“My statement was oversimplified and distorted,” Ip says. “People were throwing arguments like, because China is not a democracy she has no right to protect her security. I couldn’t possibly agree with that—it was oversimplified.”
Words were twisted on both sides as tempers flared. But after half a million protesters poured into the streets and the Executive Council had lost any hope of getting the required majority in Legco, the security bill was withdrawn. Ip withdrew, too, leaving the government a few weeks later. She would return to Stanford, where she’d been in the Sloan management program nearly 20 years earlier.
Although it looked like she had gone down with the security bill, Ip says she had made the decision to return to school months earlier. Certainly, few would assail her fortitude, as she had weathered fierce political storms and media attacks at a difficult time: widowed just months after the handover, she was raising her daughter, Cynthia, alone.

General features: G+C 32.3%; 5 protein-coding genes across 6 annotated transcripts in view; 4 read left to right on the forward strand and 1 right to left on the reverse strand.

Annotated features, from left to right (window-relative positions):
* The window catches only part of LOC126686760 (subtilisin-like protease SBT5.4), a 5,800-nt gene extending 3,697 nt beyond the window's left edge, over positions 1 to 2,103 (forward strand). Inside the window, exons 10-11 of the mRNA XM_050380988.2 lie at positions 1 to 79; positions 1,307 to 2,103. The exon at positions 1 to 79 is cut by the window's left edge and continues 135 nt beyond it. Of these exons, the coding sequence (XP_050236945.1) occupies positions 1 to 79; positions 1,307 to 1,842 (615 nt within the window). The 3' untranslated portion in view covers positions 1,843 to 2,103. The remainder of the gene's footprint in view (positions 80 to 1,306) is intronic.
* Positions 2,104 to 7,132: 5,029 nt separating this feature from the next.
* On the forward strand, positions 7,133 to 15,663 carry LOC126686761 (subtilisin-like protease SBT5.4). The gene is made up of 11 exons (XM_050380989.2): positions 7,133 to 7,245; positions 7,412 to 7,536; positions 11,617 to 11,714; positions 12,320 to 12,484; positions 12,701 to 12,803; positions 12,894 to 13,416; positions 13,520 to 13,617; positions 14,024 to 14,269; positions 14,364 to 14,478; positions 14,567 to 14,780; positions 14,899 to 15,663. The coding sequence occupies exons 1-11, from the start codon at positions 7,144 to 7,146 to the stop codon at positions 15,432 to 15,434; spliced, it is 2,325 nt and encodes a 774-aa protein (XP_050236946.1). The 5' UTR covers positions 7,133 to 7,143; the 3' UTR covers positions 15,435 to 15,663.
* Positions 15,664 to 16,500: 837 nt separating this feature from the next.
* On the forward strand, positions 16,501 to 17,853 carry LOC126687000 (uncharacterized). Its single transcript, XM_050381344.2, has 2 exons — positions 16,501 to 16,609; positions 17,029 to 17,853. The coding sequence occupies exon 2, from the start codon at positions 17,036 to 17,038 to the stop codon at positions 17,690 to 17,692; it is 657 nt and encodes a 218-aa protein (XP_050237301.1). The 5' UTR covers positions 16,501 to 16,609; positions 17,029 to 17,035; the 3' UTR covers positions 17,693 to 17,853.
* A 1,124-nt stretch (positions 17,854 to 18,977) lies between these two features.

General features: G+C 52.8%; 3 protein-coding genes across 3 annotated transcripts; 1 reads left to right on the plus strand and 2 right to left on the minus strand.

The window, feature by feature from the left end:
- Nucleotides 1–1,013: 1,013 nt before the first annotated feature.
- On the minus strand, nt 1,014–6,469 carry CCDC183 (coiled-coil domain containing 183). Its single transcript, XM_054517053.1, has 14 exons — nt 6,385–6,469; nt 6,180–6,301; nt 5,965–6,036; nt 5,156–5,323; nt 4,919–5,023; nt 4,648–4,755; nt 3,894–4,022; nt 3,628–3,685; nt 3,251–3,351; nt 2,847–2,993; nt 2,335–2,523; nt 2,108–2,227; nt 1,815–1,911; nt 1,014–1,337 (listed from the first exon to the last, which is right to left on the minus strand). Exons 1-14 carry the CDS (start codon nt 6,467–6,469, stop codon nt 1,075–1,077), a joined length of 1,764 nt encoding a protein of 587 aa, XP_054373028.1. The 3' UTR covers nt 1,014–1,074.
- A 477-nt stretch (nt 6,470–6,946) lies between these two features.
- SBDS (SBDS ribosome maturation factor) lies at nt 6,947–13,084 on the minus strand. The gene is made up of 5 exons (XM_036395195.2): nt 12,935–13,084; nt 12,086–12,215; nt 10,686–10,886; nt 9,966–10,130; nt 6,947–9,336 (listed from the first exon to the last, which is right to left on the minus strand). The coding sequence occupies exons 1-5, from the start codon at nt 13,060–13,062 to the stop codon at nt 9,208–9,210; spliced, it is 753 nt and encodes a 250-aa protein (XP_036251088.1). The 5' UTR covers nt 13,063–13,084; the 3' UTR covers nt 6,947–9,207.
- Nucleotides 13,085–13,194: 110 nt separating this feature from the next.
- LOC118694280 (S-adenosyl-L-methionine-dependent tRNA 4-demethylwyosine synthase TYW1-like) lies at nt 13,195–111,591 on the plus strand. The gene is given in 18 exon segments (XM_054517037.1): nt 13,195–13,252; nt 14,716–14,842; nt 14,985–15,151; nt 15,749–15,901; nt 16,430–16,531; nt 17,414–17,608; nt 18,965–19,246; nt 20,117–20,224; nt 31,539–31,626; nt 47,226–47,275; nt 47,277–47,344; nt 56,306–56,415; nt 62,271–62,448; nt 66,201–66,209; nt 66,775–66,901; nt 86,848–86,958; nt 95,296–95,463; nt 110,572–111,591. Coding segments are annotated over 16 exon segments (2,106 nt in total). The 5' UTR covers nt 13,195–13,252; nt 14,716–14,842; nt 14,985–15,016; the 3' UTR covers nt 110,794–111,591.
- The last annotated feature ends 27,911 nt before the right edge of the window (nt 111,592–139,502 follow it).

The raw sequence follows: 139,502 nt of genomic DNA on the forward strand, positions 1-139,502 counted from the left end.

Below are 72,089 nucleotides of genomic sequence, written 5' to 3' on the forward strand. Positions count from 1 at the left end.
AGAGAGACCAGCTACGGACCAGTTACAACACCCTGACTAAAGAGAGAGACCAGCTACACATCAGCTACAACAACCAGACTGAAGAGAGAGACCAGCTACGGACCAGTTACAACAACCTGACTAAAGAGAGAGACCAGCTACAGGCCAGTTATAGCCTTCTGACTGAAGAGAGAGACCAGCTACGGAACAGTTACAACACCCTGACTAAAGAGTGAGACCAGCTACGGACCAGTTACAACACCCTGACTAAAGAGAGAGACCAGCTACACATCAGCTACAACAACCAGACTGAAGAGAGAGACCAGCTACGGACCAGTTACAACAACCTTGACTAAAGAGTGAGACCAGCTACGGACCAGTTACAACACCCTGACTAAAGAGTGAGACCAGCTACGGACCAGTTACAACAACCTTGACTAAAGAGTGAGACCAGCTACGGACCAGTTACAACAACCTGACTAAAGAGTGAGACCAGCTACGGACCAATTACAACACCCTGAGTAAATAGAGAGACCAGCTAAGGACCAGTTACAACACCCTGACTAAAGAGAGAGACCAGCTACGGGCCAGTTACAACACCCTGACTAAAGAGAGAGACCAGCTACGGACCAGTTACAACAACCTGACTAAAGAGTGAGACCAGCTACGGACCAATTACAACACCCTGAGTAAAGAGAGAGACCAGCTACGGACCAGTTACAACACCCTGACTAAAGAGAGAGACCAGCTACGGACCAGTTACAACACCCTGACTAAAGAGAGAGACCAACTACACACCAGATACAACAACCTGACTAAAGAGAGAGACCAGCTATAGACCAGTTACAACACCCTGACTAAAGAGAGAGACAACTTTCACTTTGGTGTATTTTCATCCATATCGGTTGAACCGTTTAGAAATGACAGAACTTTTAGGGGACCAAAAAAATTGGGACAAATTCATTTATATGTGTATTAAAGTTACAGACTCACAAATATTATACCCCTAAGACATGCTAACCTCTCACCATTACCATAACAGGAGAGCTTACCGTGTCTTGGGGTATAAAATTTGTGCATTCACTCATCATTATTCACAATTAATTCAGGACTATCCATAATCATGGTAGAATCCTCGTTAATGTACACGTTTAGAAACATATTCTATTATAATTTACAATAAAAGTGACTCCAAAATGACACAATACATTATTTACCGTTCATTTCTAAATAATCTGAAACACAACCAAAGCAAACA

Looking back, Ip vehemently defends her record on constitutional rights. “Hong Kong has a very good record on that score,” she says. “Under my watch, there was no infringement of rights and freedoms in my five years. That’s something I’m very proud of.” Even the Falun Gong sect, long banned in China, continued to function freely in the SAR, she points out. “The government even lost lawsuits against them.” And that would never happen on the mainland.